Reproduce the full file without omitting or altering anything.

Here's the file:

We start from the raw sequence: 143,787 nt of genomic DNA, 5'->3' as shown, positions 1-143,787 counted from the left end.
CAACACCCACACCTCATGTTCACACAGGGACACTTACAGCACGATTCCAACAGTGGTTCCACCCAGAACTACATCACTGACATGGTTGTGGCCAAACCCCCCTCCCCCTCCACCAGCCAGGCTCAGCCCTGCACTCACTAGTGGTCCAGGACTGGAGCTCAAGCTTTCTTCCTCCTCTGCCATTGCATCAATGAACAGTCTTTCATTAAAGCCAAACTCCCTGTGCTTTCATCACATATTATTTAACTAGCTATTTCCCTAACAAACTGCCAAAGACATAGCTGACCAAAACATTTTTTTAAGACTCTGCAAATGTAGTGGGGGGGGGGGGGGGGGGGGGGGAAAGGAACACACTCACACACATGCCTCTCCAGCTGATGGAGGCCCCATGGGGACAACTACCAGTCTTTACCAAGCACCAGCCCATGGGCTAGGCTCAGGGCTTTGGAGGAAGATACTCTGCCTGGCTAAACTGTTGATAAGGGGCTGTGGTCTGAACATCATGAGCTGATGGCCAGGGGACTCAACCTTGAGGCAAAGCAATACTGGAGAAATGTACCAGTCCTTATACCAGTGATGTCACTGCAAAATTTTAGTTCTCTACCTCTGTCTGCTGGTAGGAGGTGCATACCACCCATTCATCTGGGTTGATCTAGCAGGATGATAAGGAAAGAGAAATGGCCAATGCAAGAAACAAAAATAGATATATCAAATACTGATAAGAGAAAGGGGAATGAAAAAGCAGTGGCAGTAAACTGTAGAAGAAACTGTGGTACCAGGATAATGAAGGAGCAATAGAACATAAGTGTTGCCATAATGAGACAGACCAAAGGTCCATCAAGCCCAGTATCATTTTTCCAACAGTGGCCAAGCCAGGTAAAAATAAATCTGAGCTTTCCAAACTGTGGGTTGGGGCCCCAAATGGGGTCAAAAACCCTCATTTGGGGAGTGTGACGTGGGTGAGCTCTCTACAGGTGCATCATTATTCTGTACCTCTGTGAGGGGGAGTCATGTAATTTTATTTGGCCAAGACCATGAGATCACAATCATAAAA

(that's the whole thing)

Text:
We start from the raw sequence: 143,787 nt of genomic DNA, 5'->3' as shown, positions 1-143,787 counted from the left end.
CAACACCCACACCTCATGTTCACACAGGGACACTTACAGCACGATTCCAACAGTGGTTCCACCCAGAACTACATCACTGACATGGTTGTGGCCAAACCCCCCTCCCCCTCCACCAGCCAGGCTCAGCCCTGCACTCACTAGTGGTCCAGGACTGGAGCTCAAGCTTTCTTCCTCCTCTGCCATTGCATCAATGAACAGTCTTTCATTAAAGCCAAACTCCCTGTGCTTTCATCACATATTATTTAACTAGCTATTTCCCTAACAAACTGCCAAAGACATAGCTGACCAAAACATTTTTTTAAGACTCTGCAAATGTAGTGGGGGGGGGGGGGGGGGGGGGGGAAAGGAACACACTCACACACATGCCTCTCCAGCTGATGGAGGCCCCATGGGGACAACTACCAGTCTTTACCAAGCACCAGCCCATGGGCTAGGCTCAGGGCTTTGGAGGAAGATACTCTGCCTGGCTAAACTGTTGATAAGGGGCTGTGGTCTGAACATCATGAGCTGATGGCCAGGGGACTCAACCTTGAGGCAAAGCAATACTGGAGAAATGTACCAGTCCTTATACCAGTGATGTCACTGCAAAATTTTAGTTCTCTACCTCTGTCTGCTGGTAGGAGGTGCATACCACCCATTCATCTGGGTTGATCTAGCAGGATGATAAGGAAAGAGAAATGGCCAATGCAAGAAACAAAAATAGATATATCAAATACTGATAAGAGAAAGGGGAATGAAAAAGCAGTGGCAGTAAACTGTAGAAGAAACTGTGGTACCAGGATAATGAAGGAGCAATAGAACATAAGTGTTGCCATAATGAGACAGACCAAAGGTCCATCAAGCCCAGTATCATTTTTCCAACAGTGGCCAAGCCAGGTAAAAATAAATCTGAGCTTTCCAAACTGTGGGTTGGGGCCCCAAATGGGGTCAAAAACCCTCATTTGGGGAGTGTGACGTGGGTGAGCTCTCTACAGGTGCATCATTATTCTGTACCTCTGTGAGGGGGAGTCATGTAATTTTATTTGGCCAAGACCATGAGATCACAATCATAAAA